FDA approves Teva’s generic EpiPen, rivaling Mylan version

By Health CareFOXBusiness

HHS Secretary on the EpiPen shortage

HHS Secretary Alex Azar on the EpiPen shortage, efforts to reduce drug prices and the opioid crisis.

The U.S. Food and Drug Administration (FDA) has approved the first generic EpiPen, granting Teva Pharmaceuticals permission to market its generic epinephrine auto injector, creating an alternative to Mylan Pharmaceuticals’ EpiPen.

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The life-saving medicine for those who have serious allergies, many of whom are children, has seen some controversy for its high price point, in some cases costing hundreds of dollars. Further, there are reports of an EpiPen shortage just ahead of critical back-to-school season.

According to the FDA, EpiPens are currently in shortage in select areas, which was first reported on May 9, 2018.

In a statement to FOX 8 News in Cleveland, the FDA said, "multiple factors have resulted in limited availability of EpiPen in certain areas in the U.S., including both pharmacy-level supply disruptions and a manufacturer issue."  It stresses the companies have product available, but there may be "occasional spot outages."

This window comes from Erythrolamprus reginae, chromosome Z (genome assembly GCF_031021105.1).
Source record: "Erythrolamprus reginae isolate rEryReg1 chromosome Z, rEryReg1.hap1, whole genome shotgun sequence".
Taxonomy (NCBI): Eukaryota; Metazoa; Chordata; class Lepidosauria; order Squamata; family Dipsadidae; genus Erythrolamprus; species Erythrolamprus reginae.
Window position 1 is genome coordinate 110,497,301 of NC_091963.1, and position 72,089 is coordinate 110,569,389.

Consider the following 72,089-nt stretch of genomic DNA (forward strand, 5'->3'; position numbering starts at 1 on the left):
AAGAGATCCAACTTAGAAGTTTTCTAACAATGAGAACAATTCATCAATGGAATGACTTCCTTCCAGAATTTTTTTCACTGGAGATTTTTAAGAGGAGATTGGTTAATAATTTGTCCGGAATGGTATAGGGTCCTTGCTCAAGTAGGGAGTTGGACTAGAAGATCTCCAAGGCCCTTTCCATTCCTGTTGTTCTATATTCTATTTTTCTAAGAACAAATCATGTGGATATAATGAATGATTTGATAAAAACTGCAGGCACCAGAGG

According to drugs.com, brand name EpiPen or EpiPen Jr. package (which contains 2 auto-injectors) will cost roughly $650, although there could be coupons available to lower the cost.

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Shares of Teva Pharmaceuticals were climbing on the news while Mylan shares were lower. Adamis Pharmaceuticals’ shares were lower. In July, Adamis was granted U.S. approval to sell an EpiPen rival. It will announce the pricing of the product in the second half of the year, according to Reuters.

Amneal Pharmaceuticals’ produces the generic auto-injector Adrenaclick. According to CVS, Adrenaclick can be purchaed for $109.99 for a two pack.